In order to lure me home a few days ago, my mom bought some different apple varieties and invited me up to bake something, have my laundry done, and eat some home-cooked food. Having subsisted on candy bars and accumulated a small mountain of laundry over the past week, I gladly took up the offer. When I got home, I found three different types of apples, including one I've never tried before, Calville Blanc d'Hiver, a French type of apples similar to a Granny Smith. There were also Empire (red, crunchy and sweet) and Honeycrisp (one of my favorites to eat). When I make apple pies or tarts, I like to use two to three different types of apples to give it a more depth and roundness of flavors. If you're stuck with the typical grocery store selection of apples, you can't go wrong with Granny Smiths, a solid choice for baking due to their firmness and tartness, and something sweeter like a Gala or Pink Lady.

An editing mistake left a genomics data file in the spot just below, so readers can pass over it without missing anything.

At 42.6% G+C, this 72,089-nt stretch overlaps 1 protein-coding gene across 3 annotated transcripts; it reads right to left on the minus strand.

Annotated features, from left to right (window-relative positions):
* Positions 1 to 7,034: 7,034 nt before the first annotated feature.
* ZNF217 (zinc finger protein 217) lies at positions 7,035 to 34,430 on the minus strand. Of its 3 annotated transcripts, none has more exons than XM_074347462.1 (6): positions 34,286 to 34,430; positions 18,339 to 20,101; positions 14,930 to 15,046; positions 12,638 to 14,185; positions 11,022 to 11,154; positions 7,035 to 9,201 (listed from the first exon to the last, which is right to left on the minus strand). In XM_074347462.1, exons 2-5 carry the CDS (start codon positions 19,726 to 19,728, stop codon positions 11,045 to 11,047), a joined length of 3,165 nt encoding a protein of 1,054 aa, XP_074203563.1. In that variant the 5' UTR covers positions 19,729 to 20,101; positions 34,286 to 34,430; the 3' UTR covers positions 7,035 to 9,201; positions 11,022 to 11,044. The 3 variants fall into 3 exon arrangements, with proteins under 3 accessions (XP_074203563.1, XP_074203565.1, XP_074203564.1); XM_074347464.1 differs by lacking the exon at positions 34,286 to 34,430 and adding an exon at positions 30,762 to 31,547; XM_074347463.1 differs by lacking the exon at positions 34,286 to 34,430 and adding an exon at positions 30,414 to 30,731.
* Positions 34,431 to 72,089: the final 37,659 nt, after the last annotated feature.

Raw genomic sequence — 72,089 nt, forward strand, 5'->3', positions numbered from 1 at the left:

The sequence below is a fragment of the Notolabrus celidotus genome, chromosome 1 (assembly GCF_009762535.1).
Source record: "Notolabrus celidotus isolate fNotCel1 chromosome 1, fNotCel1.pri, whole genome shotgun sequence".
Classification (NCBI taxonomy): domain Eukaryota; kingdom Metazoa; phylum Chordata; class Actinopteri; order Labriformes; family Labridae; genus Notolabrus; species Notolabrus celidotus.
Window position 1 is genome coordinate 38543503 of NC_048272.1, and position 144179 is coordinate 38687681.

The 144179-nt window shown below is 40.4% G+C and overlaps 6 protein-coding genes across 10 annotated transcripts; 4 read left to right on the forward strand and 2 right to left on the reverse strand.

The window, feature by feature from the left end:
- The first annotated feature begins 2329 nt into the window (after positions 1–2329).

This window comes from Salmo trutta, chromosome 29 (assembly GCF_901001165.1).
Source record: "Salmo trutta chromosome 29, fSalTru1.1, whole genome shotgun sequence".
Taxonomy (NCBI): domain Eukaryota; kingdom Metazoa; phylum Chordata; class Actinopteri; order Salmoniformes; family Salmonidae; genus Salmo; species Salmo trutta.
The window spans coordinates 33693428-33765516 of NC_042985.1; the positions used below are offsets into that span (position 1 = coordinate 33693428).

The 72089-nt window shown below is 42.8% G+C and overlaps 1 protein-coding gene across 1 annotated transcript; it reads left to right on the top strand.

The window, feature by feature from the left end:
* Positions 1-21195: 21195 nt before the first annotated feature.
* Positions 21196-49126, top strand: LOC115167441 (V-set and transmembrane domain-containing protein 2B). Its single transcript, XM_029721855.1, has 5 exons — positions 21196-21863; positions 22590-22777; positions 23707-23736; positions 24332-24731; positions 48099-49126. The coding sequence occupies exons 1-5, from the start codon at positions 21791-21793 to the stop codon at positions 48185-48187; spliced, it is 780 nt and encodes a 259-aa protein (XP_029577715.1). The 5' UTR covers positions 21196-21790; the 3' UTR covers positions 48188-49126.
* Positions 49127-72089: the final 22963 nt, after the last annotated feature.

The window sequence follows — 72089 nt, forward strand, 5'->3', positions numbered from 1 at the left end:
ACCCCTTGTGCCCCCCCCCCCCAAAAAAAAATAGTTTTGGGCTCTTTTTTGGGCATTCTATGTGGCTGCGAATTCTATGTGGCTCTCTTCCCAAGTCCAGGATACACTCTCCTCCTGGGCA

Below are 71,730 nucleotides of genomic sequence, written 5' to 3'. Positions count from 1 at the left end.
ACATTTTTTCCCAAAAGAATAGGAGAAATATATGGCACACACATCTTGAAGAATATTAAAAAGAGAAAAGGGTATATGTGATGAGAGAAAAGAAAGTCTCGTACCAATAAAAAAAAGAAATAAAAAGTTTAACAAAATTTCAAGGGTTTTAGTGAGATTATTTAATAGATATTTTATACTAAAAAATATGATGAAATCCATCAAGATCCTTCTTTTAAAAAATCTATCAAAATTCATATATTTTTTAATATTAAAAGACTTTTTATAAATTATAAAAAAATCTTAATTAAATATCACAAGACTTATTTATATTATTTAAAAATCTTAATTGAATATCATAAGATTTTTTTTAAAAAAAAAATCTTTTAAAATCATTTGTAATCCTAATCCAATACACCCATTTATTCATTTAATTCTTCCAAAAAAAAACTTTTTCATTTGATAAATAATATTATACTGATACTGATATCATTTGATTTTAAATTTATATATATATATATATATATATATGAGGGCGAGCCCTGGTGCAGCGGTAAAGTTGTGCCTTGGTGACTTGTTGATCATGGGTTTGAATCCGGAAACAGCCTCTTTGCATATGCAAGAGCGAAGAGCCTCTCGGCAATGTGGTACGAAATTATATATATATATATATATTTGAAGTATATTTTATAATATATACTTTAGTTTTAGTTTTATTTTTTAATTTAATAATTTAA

I've been testing out fall menu items at the restaurant, but this was my first time this season baking at home, and I wanted to keep it simple to really showcase the flavors of the apples. I decided on a caramel apple tart. I threw together some pie dough, put it in the refrigerator to rest, and got to work peeling and cutting apples. Having a mandoline made slicing all the apples for the top of the tart super fast, and the rest of the apples I just cut into a small/medium dice. I made a quick caramel sauce (any recipe would work here) and tossed the diced apples into it. Once the dough chilled for about an hour, I rolled it out, lined my tart pan and placed it in the freezer to rest (chilling the dough after handling it allows for a more tender finished product). After about 20 minutes, I pulled it out, docked the dough, and blind baked it until it was a light golden color. Then I filled it with the caramel apples, and carefully layered the apple slices on top. The tart went back in the oven to finish baking until the crust was golden. Pretty simple, but really delicious.